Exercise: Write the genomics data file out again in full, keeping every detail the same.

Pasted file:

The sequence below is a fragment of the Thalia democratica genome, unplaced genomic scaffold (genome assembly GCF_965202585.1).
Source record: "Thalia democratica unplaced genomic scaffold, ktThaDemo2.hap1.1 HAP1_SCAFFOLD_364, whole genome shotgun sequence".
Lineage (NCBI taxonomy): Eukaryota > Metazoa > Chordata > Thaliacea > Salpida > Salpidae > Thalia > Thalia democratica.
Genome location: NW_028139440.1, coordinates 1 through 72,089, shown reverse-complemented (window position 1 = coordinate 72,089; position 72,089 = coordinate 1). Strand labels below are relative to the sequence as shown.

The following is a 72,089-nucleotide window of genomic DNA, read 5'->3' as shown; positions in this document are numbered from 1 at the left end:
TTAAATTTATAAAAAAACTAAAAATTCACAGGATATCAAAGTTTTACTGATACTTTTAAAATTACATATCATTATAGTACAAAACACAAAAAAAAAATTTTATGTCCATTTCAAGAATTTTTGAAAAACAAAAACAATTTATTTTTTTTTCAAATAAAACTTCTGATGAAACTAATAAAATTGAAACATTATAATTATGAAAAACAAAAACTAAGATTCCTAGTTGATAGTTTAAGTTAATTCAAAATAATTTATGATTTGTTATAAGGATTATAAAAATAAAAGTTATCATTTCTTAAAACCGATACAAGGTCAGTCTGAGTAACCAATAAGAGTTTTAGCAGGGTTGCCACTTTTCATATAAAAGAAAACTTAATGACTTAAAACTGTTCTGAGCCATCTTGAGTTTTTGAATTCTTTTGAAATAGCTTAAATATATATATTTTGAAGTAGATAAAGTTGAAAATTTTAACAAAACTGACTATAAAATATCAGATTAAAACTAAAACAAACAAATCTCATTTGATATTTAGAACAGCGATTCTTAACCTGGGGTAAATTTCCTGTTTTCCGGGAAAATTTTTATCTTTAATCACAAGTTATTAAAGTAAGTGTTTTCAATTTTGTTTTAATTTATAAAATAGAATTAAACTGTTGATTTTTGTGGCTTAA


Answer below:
The sequence below is a fragment of the Thalia democratica genome, unplaced genomic scaffold (genome assembly GCF_965202585.1).
Source record: "Thalia democratica unplaced genomic scaffold, ktThaDemo2.hap1.1 HAP1_SCAFFOLD_364, whole genome shotgun sequence".
Lineage (NCBI taxonomy): Eukaryota > Metazoa > Chordata > Thaliacea > Salpida > Salpidae > Thalia > Thalia democratica.
Genome location: NW_028139440.1, coordinates 1 through 72,089, shown reverse-complemented (window position 1 = coordinate 72,089; position 72,089 = coordinate 1). Strand labels below are relative to the sequence as shown.

The following is a 72,089-nucleotide window of genomic DNA, read 5'->3' as shown; positions in this document are numbered from 1 at the left end:
TTAAATTTATAAAAAAACTAAAAATTCACAGGATATCAAAGTTTTACTGATACTTTTAAAATTACATATCATTATAGTACAAAACACAAAAAAAAAATTTTATGTCCATTTCAAGAATTTTTGAAAAACAAAAACAATTTATTTTTTTTTCAAATAAAACTTCTGATGAAACTAATAAAATTGAAACATTATAATTATGAAAAACAAAAACTAAGATTCCTAGTTGATAGTTTAAGTTAATTCAAAATAATTTATGATTTGTTATAAGGATTATAAAAATAAAAGTTATCATTTCTTAAAACCGATACAAGGTCAGTCTGAGTAACCAATAAGAGTTTTAGCAGGGTTGCCACTTTTCATATAAAAGAAAACTTAATGACTTAAAACTGTTCTGAGCCATCTTGAGTTTTTGAATTCTTTTGAAATAGCTTAAATATATATATTTTGAAGTAGATAAAGTTGAAAATTTTAACAAAACTGACTATAAAATATCAGATTAAAACTAAAACAAACAAATCTCATTTGATATTTAGAACAGCGATTCTTAACCTGGGGTAAATTTCCTGTTTTCCGGGAAAATTTTTATCTTTAATCACAAGTTATTAAAGTAAGTGTTTTCAATTTTGTTTTAATTTATAAAATAGAATTAAACTGTTGATTTTTGTGGCTTAA